Lachance on CMMS
Using CMMS to track staff, vendor training credentials
With high demands to service computerized equipment and systems, maintenance professionals may need to be certified for any number of skills.
If a broken pipe led to a toxic chemical spill, how fast could you find a vendor or staff technicians with the right EPA certification to clean it up?
What if OSHA came to call? Are all your team members up to date on their safety training requirements?
Answering those questions becomes much easier when you tap into a best-of-breed computerized maintenance management system (CMMS) to keep track of the many certifications or training programs completed by the maintenance professionals you work with.
At one time, it may have been sufficient to note staff or vendor credentials in a spreadsheet or log book or file cabinet, or even to assign one employee to the post of training coordinator. But now—with demands to service ever-evolving computerized equipment and systems—maintenance professionals may need to be certified for any number of skills. It makes sense, then, to use a CMMS to quickly find the person with the appropriate training and qualifications for the task at hand.
For one thing, most maintenance managers already have basic information on staffers and outside contractors in their CMMS database. With minimal effort, that data can be expanded to include details on trainings, certifications and other pertinent information about qualifications.
In addition, using a CMMS to document training and certifications can also offer these benefits:
Easier deployment of personnel: Having quick and easy access to information on a staff member’s level of skill and training makes it easier to assign work tasks. Link training requirements to specific equipment in the CMMS database and include a list of staff technicians and contractors who have the skills to make those repairs. Some advanced CMMS will not allow assignments to be given to staffers who may not have certain specific qualifications. Maintenance managers can see the information they need and make the final decisions about job assignments.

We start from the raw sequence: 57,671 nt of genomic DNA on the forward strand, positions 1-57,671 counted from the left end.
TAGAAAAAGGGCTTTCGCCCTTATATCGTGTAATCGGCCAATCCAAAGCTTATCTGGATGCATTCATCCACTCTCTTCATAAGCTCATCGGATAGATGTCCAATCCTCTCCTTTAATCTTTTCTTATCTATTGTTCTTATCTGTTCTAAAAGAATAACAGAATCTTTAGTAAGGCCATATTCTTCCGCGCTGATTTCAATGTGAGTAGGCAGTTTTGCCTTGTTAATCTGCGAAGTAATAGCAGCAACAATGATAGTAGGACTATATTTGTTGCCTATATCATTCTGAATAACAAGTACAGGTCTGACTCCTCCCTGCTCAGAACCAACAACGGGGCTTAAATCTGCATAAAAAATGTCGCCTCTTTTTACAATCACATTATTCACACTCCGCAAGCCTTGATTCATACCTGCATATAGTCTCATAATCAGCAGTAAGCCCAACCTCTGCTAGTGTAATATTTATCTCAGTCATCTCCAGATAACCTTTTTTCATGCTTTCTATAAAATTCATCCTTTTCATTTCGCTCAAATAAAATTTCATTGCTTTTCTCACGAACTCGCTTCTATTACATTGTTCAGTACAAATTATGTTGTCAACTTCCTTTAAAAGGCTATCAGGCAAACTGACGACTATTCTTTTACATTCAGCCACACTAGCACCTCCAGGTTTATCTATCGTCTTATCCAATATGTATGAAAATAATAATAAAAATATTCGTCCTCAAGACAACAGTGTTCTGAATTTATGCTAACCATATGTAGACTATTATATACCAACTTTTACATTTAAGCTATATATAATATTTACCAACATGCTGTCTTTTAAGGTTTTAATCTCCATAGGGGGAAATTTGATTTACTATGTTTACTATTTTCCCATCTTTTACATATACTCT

Enhanced operator safety: Proper operator training helps prevent accidents and injuries that can hurt employees—and damage equipment. Often, employee training takes place when machinery is first purchased and inspected. But a preventive maintenance (PM) notice can also be set up to remind maintenance professionals when it’s time to refresh skills or register for updated training programs, and that, in turn, helps reduce the risk of injuries.
Improved compliance with regulations: Using the CMMS to send reminders about when staff certifications need to be renewed makes it easier to fulfill regulatory requirements and meet stringent deadlines. The CMMS database can also document the history of governmental reviews of previous compliance efforts around training programs.
Timelier updates: Operator manuals and instructions should be part of any CMMS equipment record, with repair updates entered as new fixes are issued by the manufacturer. Equally as important is the maintenance of renewal certifications and repair skills for technicians. CMMS provides an audit trail of equipment maintenance training and helps the team keep machines running dependably.
Higher team morale: The CMMS can send alerts to announce when a staff member has completed a training program or earned a hard-won certificate. Communicating and celebrating those accomplishments boosts employee morale and motivates staffers to upgrade their skills.
While CMMS manages fixed assets like equipment and machinery, these systems are also proving their worth in helping maintenance team leaders take care of their most important assets: a well-trained staff.
Paul Lachance is president and chief technology officer for Smartware Group, which produces Bigfoot CMMS.